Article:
Inflation, FED and Market odds

Today’s US February CPI report beat estimates with a 0.1% headline and a 0.2% core gain, with increases that rounded from a restrained 0.089% for the headline but a sturdy 0.223% for the core. The outcome showed the largely expected big energy price drop of -2.0%, but a 0.4% rise for food prices.

With the market focused on the US impact of COVID-19 (with reported cases in the US now over 1,000) and the OPEC price war, today’s firm February gains added little to the outlook. For what it’s worth however, we still have a slight down-tilt for monthly CPI gains going into the crisis, given 6-month average price gains, and the core, that both undershot respective 12-month average gains. The March oil price plunge will sharply depress the y/y inflation metrics into mid-year, as we unwind the Q1 y/y boost from hard comparisons. The drop will give the Fed room to ease policy as much as it wants with little criticism.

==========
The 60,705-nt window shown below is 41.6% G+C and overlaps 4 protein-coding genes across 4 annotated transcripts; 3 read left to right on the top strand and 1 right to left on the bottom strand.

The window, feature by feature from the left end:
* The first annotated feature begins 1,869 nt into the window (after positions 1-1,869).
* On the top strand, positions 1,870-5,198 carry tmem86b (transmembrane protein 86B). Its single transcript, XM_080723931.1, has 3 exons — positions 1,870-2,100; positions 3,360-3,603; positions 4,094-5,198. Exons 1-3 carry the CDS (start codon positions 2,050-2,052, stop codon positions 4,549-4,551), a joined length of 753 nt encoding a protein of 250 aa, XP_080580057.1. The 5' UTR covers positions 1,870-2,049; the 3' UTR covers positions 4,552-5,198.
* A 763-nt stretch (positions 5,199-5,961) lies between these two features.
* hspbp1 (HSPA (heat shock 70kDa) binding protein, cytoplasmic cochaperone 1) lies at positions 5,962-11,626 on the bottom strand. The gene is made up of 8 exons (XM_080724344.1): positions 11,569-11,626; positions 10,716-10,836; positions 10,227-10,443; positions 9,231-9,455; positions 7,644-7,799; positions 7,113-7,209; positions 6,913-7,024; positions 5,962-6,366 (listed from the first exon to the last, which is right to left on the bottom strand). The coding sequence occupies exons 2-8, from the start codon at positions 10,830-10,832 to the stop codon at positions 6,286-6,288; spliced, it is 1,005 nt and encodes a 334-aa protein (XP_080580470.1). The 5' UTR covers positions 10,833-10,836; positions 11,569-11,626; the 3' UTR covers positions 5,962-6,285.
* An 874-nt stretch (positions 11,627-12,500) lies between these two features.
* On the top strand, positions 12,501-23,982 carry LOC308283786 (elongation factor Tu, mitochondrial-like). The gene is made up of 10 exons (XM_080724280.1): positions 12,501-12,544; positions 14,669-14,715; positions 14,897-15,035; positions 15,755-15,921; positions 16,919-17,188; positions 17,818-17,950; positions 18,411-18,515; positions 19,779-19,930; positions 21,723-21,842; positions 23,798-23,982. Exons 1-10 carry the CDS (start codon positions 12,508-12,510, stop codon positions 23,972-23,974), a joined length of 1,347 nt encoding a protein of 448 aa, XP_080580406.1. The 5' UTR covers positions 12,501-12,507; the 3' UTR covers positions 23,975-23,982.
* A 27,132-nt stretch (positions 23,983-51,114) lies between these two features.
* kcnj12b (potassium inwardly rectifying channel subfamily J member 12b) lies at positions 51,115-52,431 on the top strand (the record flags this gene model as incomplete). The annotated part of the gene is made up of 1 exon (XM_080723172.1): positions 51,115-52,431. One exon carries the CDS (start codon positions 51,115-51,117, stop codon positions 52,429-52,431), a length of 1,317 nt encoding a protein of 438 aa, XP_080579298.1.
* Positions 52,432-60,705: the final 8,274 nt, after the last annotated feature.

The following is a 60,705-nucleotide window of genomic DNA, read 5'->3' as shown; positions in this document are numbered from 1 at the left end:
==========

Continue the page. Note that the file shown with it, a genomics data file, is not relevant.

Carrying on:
As additional Fed rate cuts are priced in and amid ongoing safe haven flows, Fed funds futures are on the rise. Supporting the rally in the futures are the continued weakness in equities amid growing fears over a recession resulting from COVID-19, the damping effect on inflation, and the widening response from global central banks. The implied March contract has fallen to 0.76%, suggesting another 50 bp rate cut is anticipated next week. Meanwhile, June is priced at a remarkable 0.15% as the market flirts with the potential of negative rates.

However, there are many Fedwatchers who continue to believe aggressive rate cuts are a wrong-headed response to the COVID-19 crisis, if for no other reason than that the 0% or negative rate experiments in Europe and Asia have not been successful. The cascading effects of G7 easings could make life very difficult for emerging markets, with global knock-on effects. 


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Andria Pichidi

Market Analyst

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